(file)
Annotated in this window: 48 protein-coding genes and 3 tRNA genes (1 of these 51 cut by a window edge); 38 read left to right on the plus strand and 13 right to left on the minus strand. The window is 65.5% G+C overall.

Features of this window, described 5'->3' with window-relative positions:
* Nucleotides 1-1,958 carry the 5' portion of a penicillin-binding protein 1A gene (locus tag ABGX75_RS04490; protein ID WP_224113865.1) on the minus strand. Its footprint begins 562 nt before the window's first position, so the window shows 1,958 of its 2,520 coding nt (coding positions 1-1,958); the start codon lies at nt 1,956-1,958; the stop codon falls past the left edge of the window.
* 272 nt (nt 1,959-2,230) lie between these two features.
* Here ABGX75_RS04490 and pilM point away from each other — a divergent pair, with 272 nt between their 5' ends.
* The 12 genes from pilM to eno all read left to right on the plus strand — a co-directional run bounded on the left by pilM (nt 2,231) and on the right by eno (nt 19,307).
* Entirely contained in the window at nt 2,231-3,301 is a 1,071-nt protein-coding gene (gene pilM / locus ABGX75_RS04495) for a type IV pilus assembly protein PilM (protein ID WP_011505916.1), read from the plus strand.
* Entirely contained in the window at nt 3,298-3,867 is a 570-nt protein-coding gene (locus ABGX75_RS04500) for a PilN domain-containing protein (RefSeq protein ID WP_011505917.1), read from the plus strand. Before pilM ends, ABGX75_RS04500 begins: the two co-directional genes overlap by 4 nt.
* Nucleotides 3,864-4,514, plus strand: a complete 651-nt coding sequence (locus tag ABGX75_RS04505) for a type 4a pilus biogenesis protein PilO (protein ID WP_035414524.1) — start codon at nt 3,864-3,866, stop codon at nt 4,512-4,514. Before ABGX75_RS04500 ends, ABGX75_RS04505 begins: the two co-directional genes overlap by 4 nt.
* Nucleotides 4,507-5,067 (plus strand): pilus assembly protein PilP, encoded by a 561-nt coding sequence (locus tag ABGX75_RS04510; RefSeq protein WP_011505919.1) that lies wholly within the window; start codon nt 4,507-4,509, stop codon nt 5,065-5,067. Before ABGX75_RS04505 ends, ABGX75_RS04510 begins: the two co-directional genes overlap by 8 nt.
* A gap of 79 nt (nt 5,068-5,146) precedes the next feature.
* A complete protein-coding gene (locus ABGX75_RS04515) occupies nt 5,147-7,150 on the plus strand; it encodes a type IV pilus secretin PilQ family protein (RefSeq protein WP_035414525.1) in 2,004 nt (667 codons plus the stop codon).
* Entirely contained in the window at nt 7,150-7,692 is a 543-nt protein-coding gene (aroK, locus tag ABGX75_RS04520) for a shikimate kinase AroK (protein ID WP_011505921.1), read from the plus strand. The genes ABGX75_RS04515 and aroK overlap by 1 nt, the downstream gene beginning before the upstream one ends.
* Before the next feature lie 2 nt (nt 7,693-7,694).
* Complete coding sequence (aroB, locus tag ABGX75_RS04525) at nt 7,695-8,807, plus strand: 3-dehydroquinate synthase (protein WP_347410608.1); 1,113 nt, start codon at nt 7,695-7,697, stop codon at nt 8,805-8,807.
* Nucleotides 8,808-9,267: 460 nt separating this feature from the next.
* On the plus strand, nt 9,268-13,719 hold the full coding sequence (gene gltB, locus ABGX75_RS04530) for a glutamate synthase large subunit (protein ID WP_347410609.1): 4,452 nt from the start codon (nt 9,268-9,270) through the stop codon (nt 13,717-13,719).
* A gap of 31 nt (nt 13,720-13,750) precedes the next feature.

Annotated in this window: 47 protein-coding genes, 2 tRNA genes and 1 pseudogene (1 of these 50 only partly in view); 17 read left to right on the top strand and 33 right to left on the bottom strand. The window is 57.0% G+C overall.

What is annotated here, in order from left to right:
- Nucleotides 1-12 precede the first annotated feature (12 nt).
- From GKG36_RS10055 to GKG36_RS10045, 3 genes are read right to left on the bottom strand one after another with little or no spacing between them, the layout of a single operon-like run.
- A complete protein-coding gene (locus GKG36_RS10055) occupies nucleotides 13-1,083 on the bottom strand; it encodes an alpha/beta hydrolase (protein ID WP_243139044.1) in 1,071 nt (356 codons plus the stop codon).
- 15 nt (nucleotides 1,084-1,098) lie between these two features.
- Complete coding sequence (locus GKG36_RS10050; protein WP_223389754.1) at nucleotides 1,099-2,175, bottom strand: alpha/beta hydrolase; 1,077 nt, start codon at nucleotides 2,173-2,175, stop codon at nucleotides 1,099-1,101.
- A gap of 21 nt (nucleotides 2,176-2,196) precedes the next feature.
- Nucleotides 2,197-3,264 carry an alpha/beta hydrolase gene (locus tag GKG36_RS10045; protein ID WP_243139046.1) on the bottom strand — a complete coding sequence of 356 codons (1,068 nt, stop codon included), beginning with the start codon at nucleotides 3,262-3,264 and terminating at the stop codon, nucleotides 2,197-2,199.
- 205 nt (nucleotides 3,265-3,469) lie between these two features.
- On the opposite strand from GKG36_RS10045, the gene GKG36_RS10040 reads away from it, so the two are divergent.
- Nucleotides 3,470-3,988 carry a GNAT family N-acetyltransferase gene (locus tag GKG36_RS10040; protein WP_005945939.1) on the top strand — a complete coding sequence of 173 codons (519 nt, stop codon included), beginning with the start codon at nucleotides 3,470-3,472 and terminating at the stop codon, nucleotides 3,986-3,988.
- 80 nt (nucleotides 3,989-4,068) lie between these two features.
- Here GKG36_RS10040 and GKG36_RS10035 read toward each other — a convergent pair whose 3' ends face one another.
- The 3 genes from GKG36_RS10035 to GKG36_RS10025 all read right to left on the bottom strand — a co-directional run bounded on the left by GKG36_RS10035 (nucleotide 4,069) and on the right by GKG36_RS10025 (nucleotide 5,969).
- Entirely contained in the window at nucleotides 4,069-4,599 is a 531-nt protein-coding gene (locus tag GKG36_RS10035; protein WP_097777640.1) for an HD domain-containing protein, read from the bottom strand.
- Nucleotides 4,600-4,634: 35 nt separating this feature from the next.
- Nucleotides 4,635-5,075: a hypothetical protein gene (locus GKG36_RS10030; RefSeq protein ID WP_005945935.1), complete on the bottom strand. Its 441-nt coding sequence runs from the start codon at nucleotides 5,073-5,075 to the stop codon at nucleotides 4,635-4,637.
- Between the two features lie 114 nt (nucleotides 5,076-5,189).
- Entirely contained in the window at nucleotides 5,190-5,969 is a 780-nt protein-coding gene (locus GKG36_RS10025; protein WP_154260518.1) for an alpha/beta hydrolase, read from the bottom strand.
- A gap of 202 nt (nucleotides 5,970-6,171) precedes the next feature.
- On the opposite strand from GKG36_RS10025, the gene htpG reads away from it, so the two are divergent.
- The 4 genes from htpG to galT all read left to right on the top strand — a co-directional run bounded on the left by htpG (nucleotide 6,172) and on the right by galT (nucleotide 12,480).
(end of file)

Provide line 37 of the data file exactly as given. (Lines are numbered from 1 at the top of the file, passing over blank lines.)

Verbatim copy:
- Between the two features lie 114 nt (nucleotides 5,076-5,189).